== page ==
But it’s Family! (or Why to Think Twice About Hiring your Family Realtor)

“I’d love to use you as a realtor, but my brother is a Realtor in another part of the state and to not use him would not make much sense for me. It makes viewing houses a bit more inconvenient, but it’s family!” or “She’s my sister; I have to use her!” “I didn’t need to look for representation; my uncle is a Realtor”

Could you/would you fire your aunt?

Candidly and respectfully, “he’s/she’s family” is one of the worst reasons to hire buyer representation I have heard.

Hiring someone to represent you in what is likely the largest financial transaction you’ll ever make warrants asking some questions other than, “what did you get me for Christmas last year?” (hint: here are quite a few questions to ask if you’re interviewing buyer or seller representation)

Buying and selling a home can be extremely emotional, sometimes volatile, and the process necessitates complete faith, trust and competence.

1 – “Family” doesn’t = competence. He might be the best damn agent in that market, but that market isn’t this market. I would *never* try to represent someone in Northern Virginia, Hampton Roads or Blackburg. While my Virginia real estate license says I can work statewide, I’d likely be practicing malpractice if I were to do so. (besides, the Realtor Code of Ethics says I can’t**)

2 – This market is sooo much different than that market. And this market is different than the one he used to practice in; competence demands practice and practice demands productivity.

3 – How many homes are going in that development? What are the traffic patterns? How is the commute? Are those woods always going to be there? Where can I find out? If he’s not from here, he likely doesn’t know.

4 – Who are the good builders? Who are the bad ones? If he’s not from here, he likely doesn’t know. My clients get a lot more information than do my customers; one aspect of this is builder quality.

5 – Which house/neighborhood is going to be best for resale? This is an almost impossible question, but knowing the market certainly helps guide appropriately.

Look, I know it’s family. When I bought my first house, my mother represented me, but she was (and is) an active Realtor in this market. When my sister bought a house in Falls Church, she and her husband hired their own buyer’s agent they might have run things by my mother and me, but they had their own representation.

1 – Do they work with a buyer broker agreement? (depending on “family’ doesn’t necessarily mean “it’s confidential”)

2 – Will they adequately explain the process of buying a home in Charlottesville? (things are different in Cville (which is an upcoming series)

3 – How many buyers have they successfully represented* in the past 18 months? (if it’s less than 3; I’d be inclined to say they’re not experts in today’s market.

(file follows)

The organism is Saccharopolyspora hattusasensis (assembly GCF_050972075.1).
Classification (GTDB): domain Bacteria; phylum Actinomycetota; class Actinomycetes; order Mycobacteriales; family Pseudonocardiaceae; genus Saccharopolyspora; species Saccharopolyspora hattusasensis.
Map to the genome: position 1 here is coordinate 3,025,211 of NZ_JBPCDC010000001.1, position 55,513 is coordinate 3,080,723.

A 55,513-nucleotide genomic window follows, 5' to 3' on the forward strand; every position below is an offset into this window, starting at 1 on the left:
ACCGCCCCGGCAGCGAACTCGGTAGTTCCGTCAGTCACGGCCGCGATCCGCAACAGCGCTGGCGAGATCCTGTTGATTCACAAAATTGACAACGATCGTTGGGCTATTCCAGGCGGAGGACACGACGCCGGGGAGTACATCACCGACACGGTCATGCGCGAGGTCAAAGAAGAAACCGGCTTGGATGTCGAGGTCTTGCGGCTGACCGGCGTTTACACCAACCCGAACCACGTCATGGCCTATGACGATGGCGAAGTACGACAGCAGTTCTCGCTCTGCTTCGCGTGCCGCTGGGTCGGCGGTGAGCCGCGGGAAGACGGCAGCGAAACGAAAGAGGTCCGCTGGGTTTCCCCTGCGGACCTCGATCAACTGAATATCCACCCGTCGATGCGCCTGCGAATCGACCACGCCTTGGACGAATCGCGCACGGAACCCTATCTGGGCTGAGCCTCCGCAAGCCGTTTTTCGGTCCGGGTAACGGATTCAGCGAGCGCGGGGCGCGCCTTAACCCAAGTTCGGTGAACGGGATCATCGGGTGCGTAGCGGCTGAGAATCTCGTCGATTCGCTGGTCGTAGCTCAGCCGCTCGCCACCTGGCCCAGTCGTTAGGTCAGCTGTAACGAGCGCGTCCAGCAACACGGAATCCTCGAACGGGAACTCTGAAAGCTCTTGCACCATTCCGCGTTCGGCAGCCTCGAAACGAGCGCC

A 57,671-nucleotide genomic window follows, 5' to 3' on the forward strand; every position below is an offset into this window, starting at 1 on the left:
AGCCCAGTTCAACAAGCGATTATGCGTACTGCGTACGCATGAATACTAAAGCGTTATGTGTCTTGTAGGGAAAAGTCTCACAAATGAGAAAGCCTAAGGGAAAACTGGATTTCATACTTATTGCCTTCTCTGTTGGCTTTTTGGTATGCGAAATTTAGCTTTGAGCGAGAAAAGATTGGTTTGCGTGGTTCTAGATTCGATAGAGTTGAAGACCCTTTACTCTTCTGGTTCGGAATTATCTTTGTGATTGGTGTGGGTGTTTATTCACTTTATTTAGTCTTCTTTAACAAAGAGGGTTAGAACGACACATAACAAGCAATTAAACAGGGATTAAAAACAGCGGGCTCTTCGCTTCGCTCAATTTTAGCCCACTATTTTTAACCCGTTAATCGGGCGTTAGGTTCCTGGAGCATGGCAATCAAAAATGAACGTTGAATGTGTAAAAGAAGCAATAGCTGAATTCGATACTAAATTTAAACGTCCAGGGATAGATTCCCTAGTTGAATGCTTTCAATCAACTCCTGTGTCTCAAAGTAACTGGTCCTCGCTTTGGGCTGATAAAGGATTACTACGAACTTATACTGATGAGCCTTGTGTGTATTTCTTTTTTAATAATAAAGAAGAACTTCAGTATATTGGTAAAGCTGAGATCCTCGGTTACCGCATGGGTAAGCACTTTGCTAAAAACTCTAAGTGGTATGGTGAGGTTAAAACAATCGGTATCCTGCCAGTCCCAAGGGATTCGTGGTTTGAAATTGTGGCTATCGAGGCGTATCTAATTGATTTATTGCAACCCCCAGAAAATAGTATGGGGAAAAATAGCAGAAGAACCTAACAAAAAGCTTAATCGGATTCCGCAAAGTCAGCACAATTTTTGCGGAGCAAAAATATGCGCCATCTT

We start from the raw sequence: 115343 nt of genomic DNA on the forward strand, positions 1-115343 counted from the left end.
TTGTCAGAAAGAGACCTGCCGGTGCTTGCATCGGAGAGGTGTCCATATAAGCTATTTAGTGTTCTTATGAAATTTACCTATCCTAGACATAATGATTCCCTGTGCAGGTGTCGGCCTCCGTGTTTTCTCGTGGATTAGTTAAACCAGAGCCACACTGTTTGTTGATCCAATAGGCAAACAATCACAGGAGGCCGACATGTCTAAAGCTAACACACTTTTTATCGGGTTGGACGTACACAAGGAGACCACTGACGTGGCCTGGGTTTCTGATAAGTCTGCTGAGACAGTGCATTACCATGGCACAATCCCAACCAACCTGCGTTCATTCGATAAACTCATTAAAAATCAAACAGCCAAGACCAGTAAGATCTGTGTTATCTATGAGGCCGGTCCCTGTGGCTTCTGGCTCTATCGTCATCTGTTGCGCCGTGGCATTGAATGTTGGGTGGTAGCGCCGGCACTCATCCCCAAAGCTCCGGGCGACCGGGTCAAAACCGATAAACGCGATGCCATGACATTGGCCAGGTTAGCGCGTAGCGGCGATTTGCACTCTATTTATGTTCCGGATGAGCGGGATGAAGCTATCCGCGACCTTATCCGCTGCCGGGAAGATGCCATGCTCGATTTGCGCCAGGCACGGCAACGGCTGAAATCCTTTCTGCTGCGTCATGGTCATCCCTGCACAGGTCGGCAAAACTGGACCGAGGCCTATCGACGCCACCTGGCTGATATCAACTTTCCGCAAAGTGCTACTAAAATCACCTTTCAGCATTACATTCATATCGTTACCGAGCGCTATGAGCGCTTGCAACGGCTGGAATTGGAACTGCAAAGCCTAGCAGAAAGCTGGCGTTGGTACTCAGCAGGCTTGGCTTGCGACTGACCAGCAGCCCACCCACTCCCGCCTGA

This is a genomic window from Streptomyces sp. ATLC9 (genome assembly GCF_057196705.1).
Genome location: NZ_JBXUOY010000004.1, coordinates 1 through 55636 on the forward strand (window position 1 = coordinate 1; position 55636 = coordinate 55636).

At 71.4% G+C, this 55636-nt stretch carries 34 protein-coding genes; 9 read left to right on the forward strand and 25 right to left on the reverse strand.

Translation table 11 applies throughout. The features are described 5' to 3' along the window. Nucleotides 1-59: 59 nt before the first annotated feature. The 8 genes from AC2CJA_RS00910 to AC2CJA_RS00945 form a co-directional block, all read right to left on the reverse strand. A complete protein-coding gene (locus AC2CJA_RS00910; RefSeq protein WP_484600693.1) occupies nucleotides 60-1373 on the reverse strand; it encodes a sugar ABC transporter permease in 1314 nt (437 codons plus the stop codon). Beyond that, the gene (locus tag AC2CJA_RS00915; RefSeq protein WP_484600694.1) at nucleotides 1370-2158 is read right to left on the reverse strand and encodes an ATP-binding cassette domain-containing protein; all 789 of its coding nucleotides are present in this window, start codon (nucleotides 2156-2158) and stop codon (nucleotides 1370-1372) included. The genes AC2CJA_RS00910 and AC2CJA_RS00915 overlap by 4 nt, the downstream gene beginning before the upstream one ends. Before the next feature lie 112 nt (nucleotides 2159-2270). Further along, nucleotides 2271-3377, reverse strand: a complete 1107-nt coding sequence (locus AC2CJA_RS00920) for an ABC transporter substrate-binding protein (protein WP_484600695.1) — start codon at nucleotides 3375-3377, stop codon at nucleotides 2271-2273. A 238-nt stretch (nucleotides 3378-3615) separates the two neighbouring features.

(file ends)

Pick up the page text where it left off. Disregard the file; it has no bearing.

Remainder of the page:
4 – Having a license and access to the MLS does not equate competence. While this is clearly applicable to any and all Realtors, it’s especially relevant when evaluating a family hire.

* The definition of “Successful” is not necessarily “represented to closing”; sometimes successful representation is telling a buyer when to walk away.

** From the Realtor Code of Ethics, Article 11 –

REALTORS® shall not undertake to provide specialized professional services concerning a type of property or service that is outside their field of competence unless they engage the assistance of one who is competent on such types of property or service, or unless the facts are fully disclosed to the client. Any persons engaged to provide such assistance shall be so identified to the client and their contribution to the assignment should be set forth. (Amended 1/10

While I don’t think the Realtor Code of Ethics has any teeth of enforcement (it’s up to Realtors to report each other) it is something.

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  2. Heather Mullen April 3, 2012 at 12:58

    I would argue that this applies to hiring friends who are Realtors, too, even if they ARE in your market. When we first started working with you, I was solicited by a friend’s spouse who is a local Realtor and knew we were going to be listing our house. Aside from the fact that we’d done our research and felt that you were the best person to represent us 🙂 , I wasn’t comfortable giving someone with personal connections to us such intimate insight into our financial situation, as well as the other personal details revealed during the selling and buying process – and I didn’t want to deal with the awkwardness of having to express dissatisfaction with the person’s performance and/or fire them, if that situation had come up; that would have strained my relationship with my friend. It’s a great thing when a business relationship evolves into a friendship, but to start out as friends (or family) creates potential for disaster, I think.

    1. Mason April 16, 2016 at 13:40

      People always talk about ruining a relationship with a family member or friend, however going with another realtor( assuming family or friend is a good and competent realtor) other than family or friend can hamper the relationship as well.

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